Turning trash into treasure to help quench the world’s thirst sustainably

Young-Shin Jun to develop a novel value-adding treatment method for water purification byproducts

Shawn Ballard 
A filtering system in a reverse osmosis water purification plant (Image: iStock)
A filtering system in a reverse osmosis water purification plant (Image: iStock)

Reverse osmosis (RO) is used to purify water worldwide for both drinking and industrial use, and it will only become more important in the future as additional desalination plants are required to meet demand. Particularly in areas where freshwater scarcity is an issue, RO provides the principal method to desalinate water for human consumption and to recycle wastewater for use in agricultural or industrial applications. However, RO water processing requires pretreatment with antiscalants and produces a large quantity of concentrated waste, known as reverse osmosis concentrate (ROC), which must be treated before it can be disposed of safely. 

“Desalination and reverse osmosis concentrate treatment are key to achieve water sustainability,” said Young-Shin Jun, professor of energy, environmental & chemical engineering in the McKelvey School of Engineering at Washington University in St. Louis. “Considering climate change and unprecedented water demand owing to socioeconomic development, resilient societies can only be possible with a secure, clean water supply.”

With a $1.35 million grant from the U.S. Department of Energy, Jun aims to turn this concentrated waste into valuable products for industrial use. Jun’s collaborators include researchers from Colorado State University, Clarkson University, Argonne National Laboratory and OLI Systems Inc. 

RO water treatment systems rely on antiscalants to prevent the buildup of particles and minerals on RO membranes, thereby maintaining their performance and longevity. However, antiscalants make ROC difficult to solidify and extract in later processes. Jun and her team will examine exactly how antiscalants affect the formation and composition of ROC to treat it more efficiently to maximize water recovery and transform ROC from hazardous waste into useful material resources.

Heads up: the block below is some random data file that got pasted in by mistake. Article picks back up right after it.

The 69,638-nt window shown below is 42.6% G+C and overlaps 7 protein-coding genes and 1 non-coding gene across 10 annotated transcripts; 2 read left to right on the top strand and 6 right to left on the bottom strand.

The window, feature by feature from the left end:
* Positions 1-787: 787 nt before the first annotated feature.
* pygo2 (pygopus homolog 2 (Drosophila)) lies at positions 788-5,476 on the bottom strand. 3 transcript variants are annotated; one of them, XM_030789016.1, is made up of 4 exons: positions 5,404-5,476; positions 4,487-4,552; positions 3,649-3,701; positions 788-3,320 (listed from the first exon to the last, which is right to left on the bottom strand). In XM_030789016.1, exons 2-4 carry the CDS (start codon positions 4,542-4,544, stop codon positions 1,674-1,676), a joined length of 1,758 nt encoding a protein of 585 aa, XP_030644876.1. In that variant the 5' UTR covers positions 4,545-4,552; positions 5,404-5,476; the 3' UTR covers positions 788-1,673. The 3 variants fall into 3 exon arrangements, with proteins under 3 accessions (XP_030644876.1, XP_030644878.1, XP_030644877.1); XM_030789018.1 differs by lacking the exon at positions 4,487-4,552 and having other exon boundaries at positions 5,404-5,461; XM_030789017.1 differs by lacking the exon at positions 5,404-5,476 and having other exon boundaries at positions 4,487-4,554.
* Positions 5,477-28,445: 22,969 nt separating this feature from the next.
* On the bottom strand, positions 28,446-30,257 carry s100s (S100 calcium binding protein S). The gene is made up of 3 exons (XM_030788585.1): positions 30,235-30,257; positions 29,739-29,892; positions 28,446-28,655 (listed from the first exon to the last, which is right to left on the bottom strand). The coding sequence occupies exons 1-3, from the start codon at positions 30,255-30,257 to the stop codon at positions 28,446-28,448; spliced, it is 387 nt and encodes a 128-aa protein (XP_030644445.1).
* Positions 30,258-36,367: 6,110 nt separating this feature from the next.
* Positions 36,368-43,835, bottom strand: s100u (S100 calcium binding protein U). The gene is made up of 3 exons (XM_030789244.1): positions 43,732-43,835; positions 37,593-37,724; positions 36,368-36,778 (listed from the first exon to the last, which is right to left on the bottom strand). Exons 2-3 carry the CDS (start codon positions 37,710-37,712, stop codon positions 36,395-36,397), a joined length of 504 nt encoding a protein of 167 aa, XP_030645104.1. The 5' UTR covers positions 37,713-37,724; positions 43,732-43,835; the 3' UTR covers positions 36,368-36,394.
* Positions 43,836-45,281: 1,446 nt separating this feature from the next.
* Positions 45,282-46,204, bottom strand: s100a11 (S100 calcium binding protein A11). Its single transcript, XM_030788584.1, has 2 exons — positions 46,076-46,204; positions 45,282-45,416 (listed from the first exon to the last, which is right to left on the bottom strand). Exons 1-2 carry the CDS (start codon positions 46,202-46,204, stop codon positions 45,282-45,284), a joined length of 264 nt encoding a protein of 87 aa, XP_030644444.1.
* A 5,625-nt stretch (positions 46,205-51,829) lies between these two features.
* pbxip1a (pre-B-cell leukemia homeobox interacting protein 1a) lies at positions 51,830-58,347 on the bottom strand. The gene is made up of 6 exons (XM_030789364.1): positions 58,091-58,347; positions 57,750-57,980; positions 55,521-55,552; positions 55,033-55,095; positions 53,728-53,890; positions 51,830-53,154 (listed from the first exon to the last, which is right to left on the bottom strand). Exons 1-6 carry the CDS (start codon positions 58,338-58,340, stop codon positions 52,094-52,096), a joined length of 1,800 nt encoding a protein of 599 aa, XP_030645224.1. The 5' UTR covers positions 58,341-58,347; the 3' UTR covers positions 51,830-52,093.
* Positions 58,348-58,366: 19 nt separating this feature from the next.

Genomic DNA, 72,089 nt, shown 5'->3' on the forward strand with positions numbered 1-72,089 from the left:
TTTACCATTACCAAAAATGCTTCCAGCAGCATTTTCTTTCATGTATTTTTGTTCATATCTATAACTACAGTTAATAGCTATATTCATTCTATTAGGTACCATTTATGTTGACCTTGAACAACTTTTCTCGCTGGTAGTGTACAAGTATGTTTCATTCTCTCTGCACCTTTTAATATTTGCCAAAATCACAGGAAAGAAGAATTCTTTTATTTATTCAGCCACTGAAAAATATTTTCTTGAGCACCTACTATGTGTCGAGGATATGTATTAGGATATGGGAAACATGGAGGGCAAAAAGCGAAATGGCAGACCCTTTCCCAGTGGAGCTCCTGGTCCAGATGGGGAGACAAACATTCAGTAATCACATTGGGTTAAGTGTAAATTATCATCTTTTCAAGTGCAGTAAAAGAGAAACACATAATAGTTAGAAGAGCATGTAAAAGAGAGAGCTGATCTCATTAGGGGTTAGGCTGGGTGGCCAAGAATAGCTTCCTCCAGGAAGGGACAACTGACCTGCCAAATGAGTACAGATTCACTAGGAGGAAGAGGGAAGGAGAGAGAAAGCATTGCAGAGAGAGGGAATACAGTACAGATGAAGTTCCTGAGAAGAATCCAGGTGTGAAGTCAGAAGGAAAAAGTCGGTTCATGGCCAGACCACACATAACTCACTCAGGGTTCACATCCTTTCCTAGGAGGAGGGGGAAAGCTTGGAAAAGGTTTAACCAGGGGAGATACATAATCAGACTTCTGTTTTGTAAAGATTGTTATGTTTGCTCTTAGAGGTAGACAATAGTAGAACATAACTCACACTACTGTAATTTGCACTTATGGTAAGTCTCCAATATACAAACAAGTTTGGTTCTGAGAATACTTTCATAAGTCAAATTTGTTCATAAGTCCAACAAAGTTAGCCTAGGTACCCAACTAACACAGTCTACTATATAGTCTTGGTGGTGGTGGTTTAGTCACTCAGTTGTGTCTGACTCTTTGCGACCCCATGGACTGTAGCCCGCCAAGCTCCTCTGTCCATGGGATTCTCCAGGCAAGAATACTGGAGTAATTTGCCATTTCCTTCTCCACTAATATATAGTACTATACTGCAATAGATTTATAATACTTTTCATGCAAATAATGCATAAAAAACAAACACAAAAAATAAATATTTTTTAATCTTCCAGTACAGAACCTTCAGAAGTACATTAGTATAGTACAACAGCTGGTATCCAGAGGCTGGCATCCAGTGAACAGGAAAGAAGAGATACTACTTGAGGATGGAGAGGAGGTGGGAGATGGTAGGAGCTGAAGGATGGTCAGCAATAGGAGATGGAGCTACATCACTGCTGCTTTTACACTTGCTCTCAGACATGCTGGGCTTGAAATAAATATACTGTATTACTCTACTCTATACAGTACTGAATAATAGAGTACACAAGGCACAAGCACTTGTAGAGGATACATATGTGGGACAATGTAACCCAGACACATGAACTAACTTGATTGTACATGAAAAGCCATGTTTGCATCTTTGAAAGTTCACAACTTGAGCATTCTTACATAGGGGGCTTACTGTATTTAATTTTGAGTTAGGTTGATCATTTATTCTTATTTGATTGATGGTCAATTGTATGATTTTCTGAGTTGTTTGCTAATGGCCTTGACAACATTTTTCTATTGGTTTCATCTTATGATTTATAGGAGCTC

The team plans to design a new electrochemical approach to break down antiscalants in the highly concentrated salty water leftover after RO treatment. They will also develop a process for selectively nucleating sparingly soluble minerals and highly soluble salts, reducing energy costs and increasing waste conversion into more useful products. By developing treatments to make ROC not only safe but usable, Jun envisions a future water economy that is more circular and sustainable.

“If we can find a better way to treat ROC, then we have a big opportunity to make something useful, to actually make value from waste,” Jun said. “Instead of dumping it into the soil or sea, we want to make ROC into a valued product for industries that need salts, such as treating roads in winter weather, construction cements, and other applications that use salts in chemical feedstocks. Our new treatment process will enable a circular water economy system, where instead of wasting, we’re recovering and producing useful products from what we removed to decontaminate water.”

The McKelvey School of Engineering at Washington University in St. Louis promotes independent inquiry and education with an emphasis on scientific excellence, innovation and collaboration without boundaries. McKelvey Engineering has top-ranked research and graduate programs across departments, particularly in biomedical engineering, environmental engineering and computing, and has one of the most selective undergraduate programs in the country. With 165 full-time faculty, 1,420 undergraduate students, 1,614 graduate students and 21,000 living alumni, we are working to solve some of society’s greatest challenges; to prepare students to become leaders and innovate throughout their careers; and to be a catalyst of economic development for the St. Louis region and beyond.

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